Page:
Offshore allocations

Regarding the debate around offshore allocations, increasing Regulation 28-compliant funds’ offshore exposure outside South Africa from the current 30% all the way to 100% is not the most prudent retirement strategy for the vast majority of South Africans.

Most South Africans’ liabilities such as school fees, bonds and food expenses are in South Africa and for these, having a greater allocation to South African assets makes sense.

Offshore allocations are necessary and do provide diversification benefits to improve the likelihood of meeting retirement income goals and in managing risks.

In addition, the most optimal allocation depends on the individual circumstances and risk appetite. Hence, additional flexibility around the current prudential offshore limits would be welcomed to improve outcomes.

However, it is understandable that this needs to be balanced against the other goals the regulations are looking to achieve – especially as these restrictions are a condition of the significant tax benefits provided.

For investors currently looking to unshackle themselves from the prudential investment limits prescribed under Regulation 28, an entry into discretionary savings vehicles to achieve retirement objectives may not be justifiable in most instances.

Discretionary growth portfolios with greater flexibility to invest 100% offshore rarely beat Regulation 28 funds in rand terms in the long run once tax effects are considered.

Formal retirement savings vs discretionary savings vehicles

In order to compare formal retirement savings and discretionary savings vehicles, Alexander Forbes modelled the outcomes over a 35-year period using a range of asset class assumptions, tax assumptions and taxable income levels. The modelling also looked at various scenarios where offshore returns are expected to be higher than local returns and vice versa.

Comparing retirement outcomes between formal retirement savings vehicles and discretionary savings, the tax benefits realised from formal retirement savings vehicles result in accumulated capital being significantly greater.

The after-tax lump sums and income at retirement was shown to be between 35% and 70% higher when making use of a retirement savings vehicle in the base case scenario.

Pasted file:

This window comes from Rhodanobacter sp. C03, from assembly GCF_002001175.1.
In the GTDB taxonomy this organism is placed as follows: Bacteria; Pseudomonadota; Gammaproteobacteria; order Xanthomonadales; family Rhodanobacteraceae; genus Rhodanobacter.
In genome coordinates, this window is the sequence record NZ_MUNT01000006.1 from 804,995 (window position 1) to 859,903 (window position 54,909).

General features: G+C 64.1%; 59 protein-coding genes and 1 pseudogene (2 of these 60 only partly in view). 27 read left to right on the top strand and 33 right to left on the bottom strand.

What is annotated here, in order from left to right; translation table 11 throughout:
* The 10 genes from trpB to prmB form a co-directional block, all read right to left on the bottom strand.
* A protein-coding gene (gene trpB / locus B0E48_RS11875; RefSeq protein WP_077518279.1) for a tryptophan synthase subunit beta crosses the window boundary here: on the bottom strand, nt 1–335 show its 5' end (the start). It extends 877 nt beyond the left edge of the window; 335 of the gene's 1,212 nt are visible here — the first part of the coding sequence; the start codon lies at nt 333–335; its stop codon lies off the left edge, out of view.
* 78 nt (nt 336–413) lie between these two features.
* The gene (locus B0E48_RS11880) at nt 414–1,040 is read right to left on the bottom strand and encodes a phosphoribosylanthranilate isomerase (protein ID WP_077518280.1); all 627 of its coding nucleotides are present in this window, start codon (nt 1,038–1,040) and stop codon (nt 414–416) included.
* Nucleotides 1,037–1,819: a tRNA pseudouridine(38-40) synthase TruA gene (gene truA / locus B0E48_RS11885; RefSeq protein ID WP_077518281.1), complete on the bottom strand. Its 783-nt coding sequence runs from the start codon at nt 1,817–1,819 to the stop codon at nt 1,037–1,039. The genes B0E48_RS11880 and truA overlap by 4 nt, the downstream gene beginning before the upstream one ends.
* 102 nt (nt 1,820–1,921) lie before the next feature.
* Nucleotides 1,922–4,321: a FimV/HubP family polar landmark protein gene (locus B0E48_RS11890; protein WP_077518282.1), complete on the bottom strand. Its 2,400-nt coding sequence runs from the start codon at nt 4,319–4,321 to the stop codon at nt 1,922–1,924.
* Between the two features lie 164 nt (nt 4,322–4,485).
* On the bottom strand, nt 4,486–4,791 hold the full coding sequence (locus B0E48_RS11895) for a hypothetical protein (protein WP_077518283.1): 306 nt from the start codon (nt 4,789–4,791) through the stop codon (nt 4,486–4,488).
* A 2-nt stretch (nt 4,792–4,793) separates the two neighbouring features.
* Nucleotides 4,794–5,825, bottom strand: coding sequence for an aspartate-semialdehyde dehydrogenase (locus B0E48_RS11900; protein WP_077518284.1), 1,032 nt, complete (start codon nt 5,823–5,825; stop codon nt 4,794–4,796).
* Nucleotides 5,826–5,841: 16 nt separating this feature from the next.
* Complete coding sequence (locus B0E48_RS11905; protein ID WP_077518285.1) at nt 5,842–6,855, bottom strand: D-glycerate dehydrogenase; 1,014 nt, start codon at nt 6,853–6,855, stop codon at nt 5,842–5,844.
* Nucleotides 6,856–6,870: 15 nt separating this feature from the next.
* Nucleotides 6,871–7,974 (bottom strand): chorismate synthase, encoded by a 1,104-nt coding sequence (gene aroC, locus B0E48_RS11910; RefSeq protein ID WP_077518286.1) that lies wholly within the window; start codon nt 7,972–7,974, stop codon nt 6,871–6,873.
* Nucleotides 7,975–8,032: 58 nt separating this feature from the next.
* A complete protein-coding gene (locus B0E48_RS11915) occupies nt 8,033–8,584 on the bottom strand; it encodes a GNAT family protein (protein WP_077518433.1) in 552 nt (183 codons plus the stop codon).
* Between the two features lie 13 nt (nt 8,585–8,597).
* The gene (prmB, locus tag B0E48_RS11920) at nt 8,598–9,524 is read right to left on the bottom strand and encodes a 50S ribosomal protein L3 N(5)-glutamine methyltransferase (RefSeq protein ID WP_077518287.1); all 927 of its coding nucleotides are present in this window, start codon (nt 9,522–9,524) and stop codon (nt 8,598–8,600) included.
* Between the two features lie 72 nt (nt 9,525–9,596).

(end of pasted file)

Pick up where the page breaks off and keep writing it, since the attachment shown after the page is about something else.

As well as the initial income being better, the income in retirement is also expected to last longer using formal retirement savings vehicles. Retirement outcomes under a formal retirement savings vehicle continued to outperform those achieved under discretionary savings vehicles – even in the modelled scenarios where local equities disappoint and offshore returns do well.

The case for matching formal retirement savings vehicles with the objective of saving for a retirement income is extremely strong. The best advice for meeting retirement objectives with the highest likelihood is to save for retirement through formal retirement savings vehicles (despite the restrictions in relation to Regulation 28).

Additional and gradual flexibility of Regulation 28 would be welcome and would improve the outcomes further.

Any advice suggesting that individuals should cash in their formal retirement savings, pay tax, and then invest the proceeds outside the formal retirement savings system (in, for example, offshore schemes) should be treated with extreme caution.

John Anderson is executive of investments, products and enablement at Alexander Forbes.


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“On average, 8% of people retire comfortably.” Since average life expectancy in SA is 63.5 years the average South African is dead at normal retirement age.

How about this:
Do not contribute to any pension fund.
Pay your tax, take the rest of the money and invest it in stocks / unit trusts (no reg.28 limits).